§ 4.28 2. Duty to Object
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Because the work of language interpretation is so difficult, and the courtroom environment so challenging, interpreter errors occur frequently, sometimes minor, sometimes so major the entire outcome of the case can hang in the balance. These errors can not only alter the apparent meaning of the language used, but can also damage the way a witness or defendant is perceived by the jury. For example, a defendant can be made to appear shifty and unreliable by actions of the interpreter when the opposite is the case.
 State v. Casipe, 686 P.2d 28, 33 (Haw. Ct. App. 1984); State v. Thanh Van Pham, 675 P.2d 848, 860 (Kan. 1984); State v. Mitjans, 408 N.W.2d 824, 832 (Minn. 1987); State v. Kan Ting Fung, 907 P.2d 1192, 1194 (Utah Ct. App. 1995); Stubblefield v. Commonwealth, 392 S.E.2d 197, 200 (Va. Ct. App. 1990); see also People v. Koch, 618 N.E.2d 647, 655 (Ill. App. Ct. 1993) (“Minor testimonial inconsistencies arising from linguistic misunderstandings do not warrant reversal of a conviction.”); State v. Mora, 618 A.2d 1275, 1281 (R.I. 1993) (holding that interpreter errors did not cause defendant to receive a fundamentally unfair trial).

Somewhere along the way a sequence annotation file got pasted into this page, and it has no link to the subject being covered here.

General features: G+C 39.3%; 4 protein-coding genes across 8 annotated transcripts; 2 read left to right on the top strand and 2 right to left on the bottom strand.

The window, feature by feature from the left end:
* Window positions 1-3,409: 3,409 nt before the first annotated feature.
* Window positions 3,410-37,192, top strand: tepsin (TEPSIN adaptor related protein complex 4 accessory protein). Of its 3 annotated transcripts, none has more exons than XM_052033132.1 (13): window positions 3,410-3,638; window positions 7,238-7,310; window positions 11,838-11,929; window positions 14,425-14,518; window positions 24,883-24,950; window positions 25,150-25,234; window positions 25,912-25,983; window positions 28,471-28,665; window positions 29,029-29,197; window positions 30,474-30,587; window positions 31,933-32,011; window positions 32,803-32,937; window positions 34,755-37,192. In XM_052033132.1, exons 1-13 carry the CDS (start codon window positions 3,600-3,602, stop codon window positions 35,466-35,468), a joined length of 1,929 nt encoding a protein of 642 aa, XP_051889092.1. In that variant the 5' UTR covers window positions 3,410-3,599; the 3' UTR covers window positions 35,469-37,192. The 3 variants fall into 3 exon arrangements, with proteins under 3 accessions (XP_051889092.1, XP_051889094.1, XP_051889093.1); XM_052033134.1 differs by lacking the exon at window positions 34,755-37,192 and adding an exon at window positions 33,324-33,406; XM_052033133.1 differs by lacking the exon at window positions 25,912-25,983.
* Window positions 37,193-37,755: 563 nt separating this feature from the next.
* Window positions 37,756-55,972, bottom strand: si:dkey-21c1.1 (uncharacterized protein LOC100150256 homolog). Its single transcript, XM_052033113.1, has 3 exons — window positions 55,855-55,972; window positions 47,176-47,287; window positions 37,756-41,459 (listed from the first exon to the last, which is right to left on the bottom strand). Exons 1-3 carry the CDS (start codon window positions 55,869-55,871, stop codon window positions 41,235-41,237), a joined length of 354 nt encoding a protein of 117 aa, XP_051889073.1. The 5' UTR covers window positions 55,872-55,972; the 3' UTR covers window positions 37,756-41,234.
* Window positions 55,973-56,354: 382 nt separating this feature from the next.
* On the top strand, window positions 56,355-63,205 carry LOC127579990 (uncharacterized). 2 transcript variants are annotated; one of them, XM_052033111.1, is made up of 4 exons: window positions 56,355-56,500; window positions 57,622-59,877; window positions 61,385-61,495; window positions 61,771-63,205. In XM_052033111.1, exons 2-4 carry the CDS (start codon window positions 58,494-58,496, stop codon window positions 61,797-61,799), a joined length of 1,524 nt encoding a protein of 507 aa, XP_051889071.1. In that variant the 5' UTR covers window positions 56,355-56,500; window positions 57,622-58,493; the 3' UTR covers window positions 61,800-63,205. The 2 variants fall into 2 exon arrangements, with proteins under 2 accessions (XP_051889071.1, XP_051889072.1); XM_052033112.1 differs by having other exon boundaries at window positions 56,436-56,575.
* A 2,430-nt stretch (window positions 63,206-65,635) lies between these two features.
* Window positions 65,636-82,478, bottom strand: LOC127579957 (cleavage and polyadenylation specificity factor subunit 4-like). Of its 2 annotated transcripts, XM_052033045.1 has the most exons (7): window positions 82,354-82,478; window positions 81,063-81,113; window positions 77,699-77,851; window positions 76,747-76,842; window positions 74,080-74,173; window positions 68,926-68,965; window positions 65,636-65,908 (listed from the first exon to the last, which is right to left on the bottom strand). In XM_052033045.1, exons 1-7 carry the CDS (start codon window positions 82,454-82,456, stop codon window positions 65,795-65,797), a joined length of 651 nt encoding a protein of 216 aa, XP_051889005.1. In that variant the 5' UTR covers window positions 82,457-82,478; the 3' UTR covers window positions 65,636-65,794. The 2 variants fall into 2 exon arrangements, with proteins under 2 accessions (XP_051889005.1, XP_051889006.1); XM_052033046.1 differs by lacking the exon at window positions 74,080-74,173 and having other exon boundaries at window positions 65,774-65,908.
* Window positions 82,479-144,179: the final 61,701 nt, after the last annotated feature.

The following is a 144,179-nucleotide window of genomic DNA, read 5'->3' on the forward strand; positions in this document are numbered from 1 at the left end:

See State v. New Chue Her, 510 N.W.2d 218, 222-23 (Minn. Ct. App. 1994). One study concluded that errors influence the outcome of a legal proceedings, leaving mock jurors with a “significantly different social-psychological evaluation of a witness’s trust-worthiness, convincingness, intelligence, and competence.” S. Berk-Seligson, The Bilingual Courtroom: Court Interpreters in the Judicial Process 11 (1990).